In a tamaraga, the couple themselves can decide to marry, with or without the involvement of the wider families, but a lesser work and monetary obligation is owed to the bride's family. Less frequently, one finds marriages in which the groom "kidnaps" the bride (even a woman who is already married may be kidnapped), in which case no work obligation is owed to the bride's family. A kidnapped bride has a right to leave her husband but, if the bride stays with her kidnapper when she was betrothed or married to another man in a loborgho, then any offspring conceived with her kidnapper husband would belong to the ex-fiancé or ex-husband. In some sub-groups, it was fairly common for a Senoufo man to marry the first-born child of his childhood sweetheart. Whatever the marriage type, postmarital residence with the husband's family is the norm, although the wife remains an integral part of her matrilineal clan's household.

Domestic Unit. The katiola, a residential and cooperative work unit whose members share not only the same general living space, but also the food harvested from communally worked land, is the true cell of Senoufo society. A large katiola will house the extended family, and may even include several households. A typical katiola consists of the head of the household (the oldest male); his wife and children; his brothers and their families; his sisters, aunts, and cousins who are not married or widowed; the children of this last category and, historically, the freed descendants of former ancestral captives. Katiola members can be likened to a clan with most of its members having the same common mythical (animal or human) ancestor name. Political management of the family is left to males whereas females largely manage spiritual affairs.

Inheritance. The matrilineal clan, not the deceased's spouse, traditionally inherited the deceased's property. Children inherit through their maternal uncle, not through their father.

Socialization. Senoufo socialization cuts across kinship lines and household ties and constitutes a stabilizing and unifying force at the community level. The Senoufo use secretive age-grade associations, the Poro or Lo society for males and the Sakrobundi society for females, to preserve Senoufo folklore, teach its customs, instill self-control through rigorous tests, and prepare Senoufo youth for adulthood. The youth's education is generally divided into three seven-year periods, the passage of each marked by initiation and ceremonies that may involve circumcision, isolation, instruction and the use of masks. Poro is a continuously active institution used universally for the socialization of Senoufo males whereas Sakrobundi is active only at key points in the initiation cycle.

Since a Poro society often involves various katiolo or clans, Poro plays an essential role in the cohesion of social and political life of a Senoufo village. Using the sinzanga as a school, a political meeting house, a place of worship, and a dressing room where initiates prepare for ritual and theatrical performances during the three phases, Poro teaches the male initiate, according to one source, '"to walk the path of Poro,' leading to responsibility, wisdom, authority, and power. From the children's primary grade of 'discovery' through the long period of training and service that is highlighted by the initiate's ritual death and spiritual regeneration to the final graduation of the 'finished man,' Poro is preparation for responsible and enlightened leadership." In the first phase, obedience and tradition are taught through song and dance. The intermediate phase teaches the adolescent about the moral integration of the individual into the community, for whose sake an initiate must thereafter be willing to sacrifice himself. At this stage, the initiate joins in communal work, learns ritual songs and dances, is introduced into army service, and undergoes a solitary period lasting several weeks. After this he graduates with his cohorts into the adult phase. Major ceremonies in the last phase teach the initiate a deeper understanding of mythical and religious tradition, the special language of lo, incomprehensible to outsiders, and the initiate's definitive secret name. Final graduation from Poro generally occurs after age thirty when the graduate becomes part of the ruling gerontocracy consulted on important religious, social, and political matters and freed from agricultural labor (other than certain tasks such as nocturnal harvesting of millet, considered a privilege). Traditionally, if a man did not graduate from Poro, he was virtually an outcast, excluded from village affairs.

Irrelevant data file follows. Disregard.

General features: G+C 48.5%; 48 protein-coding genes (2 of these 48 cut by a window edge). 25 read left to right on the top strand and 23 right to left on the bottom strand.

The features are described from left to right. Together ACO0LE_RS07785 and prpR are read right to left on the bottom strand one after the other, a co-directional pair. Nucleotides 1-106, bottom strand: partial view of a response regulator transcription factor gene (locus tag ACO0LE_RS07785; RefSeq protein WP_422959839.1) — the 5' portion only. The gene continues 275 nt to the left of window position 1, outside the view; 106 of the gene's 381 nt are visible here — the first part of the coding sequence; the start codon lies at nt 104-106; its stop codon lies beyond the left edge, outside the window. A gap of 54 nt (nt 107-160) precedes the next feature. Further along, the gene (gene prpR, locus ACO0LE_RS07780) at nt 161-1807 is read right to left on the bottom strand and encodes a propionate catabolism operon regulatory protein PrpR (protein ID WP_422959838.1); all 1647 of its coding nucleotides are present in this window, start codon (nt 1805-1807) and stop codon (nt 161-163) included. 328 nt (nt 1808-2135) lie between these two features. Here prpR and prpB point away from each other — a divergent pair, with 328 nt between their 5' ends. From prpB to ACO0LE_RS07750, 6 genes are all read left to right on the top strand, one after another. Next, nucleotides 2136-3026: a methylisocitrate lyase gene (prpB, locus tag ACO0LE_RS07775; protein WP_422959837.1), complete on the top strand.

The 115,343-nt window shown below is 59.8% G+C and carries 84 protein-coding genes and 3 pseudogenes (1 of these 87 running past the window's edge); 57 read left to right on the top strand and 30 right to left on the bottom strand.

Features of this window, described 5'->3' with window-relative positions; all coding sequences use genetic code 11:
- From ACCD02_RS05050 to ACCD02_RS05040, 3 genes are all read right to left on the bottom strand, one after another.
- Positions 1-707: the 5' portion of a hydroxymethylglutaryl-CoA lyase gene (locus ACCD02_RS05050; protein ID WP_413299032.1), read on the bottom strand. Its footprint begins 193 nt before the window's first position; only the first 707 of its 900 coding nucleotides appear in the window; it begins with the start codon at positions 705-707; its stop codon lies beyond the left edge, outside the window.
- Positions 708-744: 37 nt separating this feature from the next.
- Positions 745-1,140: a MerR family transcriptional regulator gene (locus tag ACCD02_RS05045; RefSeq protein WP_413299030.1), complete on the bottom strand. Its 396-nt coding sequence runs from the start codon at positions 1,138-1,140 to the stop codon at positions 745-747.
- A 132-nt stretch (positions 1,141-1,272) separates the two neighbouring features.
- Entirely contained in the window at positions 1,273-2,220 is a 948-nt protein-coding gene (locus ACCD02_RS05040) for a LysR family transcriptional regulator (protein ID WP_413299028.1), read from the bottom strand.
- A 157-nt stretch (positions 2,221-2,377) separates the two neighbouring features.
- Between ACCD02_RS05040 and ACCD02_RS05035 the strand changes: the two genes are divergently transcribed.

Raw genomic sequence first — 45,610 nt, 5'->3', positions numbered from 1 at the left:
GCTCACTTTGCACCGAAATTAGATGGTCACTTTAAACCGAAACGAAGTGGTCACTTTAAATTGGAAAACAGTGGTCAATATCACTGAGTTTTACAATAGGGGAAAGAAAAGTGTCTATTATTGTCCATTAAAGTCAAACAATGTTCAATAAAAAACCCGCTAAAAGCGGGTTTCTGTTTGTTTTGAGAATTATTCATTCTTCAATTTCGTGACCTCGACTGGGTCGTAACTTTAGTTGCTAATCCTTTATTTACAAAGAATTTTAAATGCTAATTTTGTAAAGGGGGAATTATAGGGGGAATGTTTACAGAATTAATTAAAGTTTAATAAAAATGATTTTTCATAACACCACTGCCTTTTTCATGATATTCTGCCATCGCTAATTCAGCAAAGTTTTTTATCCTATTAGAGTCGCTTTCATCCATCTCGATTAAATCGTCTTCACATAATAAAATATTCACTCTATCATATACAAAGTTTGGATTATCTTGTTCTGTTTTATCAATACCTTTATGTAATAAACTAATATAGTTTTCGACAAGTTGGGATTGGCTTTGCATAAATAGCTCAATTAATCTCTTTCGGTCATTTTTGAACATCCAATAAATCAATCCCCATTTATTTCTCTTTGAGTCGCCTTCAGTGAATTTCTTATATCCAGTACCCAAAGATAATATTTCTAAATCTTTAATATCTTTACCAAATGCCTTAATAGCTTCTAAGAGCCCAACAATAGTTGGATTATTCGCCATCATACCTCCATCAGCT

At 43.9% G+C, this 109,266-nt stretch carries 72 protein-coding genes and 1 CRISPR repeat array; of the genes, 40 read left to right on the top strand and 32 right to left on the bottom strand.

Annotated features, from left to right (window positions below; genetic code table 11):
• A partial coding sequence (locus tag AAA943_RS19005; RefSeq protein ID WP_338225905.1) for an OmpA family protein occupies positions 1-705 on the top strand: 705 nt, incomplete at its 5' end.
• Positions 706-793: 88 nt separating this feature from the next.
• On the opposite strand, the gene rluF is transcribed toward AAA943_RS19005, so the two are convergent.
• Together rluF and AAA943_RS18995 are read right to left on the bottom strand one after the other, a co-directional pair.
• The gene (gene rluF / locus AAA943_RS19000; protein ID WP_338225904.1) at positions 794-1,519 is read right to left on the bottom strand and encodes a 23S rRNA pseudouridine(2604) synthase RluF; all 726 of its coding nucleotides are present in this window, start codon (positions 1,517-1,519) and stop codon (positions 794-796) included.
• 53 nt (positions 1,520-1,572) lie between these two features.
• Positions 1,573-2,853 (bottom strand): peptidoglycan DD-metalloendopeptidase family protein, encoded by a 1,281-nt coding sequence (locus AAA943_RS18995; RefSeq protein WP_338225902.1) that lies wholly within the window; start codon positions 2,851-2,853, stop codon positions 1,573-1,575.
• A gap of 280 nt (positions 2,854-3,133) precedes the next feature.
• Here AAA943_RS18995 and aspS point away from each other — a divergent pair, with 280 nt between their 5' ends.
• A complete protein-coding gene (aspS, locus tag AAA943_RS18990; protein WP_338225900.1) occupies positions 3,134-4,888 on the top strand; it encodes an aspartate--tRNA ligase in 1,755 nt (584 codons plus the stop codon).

Sociopolitical Organization

Social Organization. Senoufo society can be best described as an occupationally caste-bound society. Traditionally, the Senoufo have viewed the six or so distinct artisan groups who live intermingled with the farmer groups, particularly the blacksmiths, as part of a divinely ordained social order looked down upon and feared by the population because of its special powers and indispensable skill. Respectful apprehension of artisan groups has meant that artisans occupy a lower position in the social hierarchy, well below that of the farmer, and even traditionally below that of the slave. The blacksmith is the most distinct caste. To be a blacksmith is a birthright; a blacksmith occupies a special place because of his inseparable and magical ability to harness fire and the forces of the earth inherent in the extracted metal. The blacksmiths have their own katiolos (and historically their own villages) as well as their own Poro societies with rites similar to the farmers' Poro. Graduation from Poro for blacksmiths takes place earlier (at around age twenty-five) than it does for farmers.

Political Organization. Representing the interests and rights of their respective katiolos, the male elders of each katiolo in a Senoufo village constitute a type of village council. The village chief, who must be a male of matrilineal descent from the village's founding family, is the titular head of this council of elders. Traditionally, the village chief also served as an earth priest responsible for assigning land for cultivation and for ritual purification of village lands contaminated by bloodshed or accidental death. While Senoufo males dominate in the political arena, they do not act without the support and guidance of female elders and Sandogo members, the women's spiritual leadership society.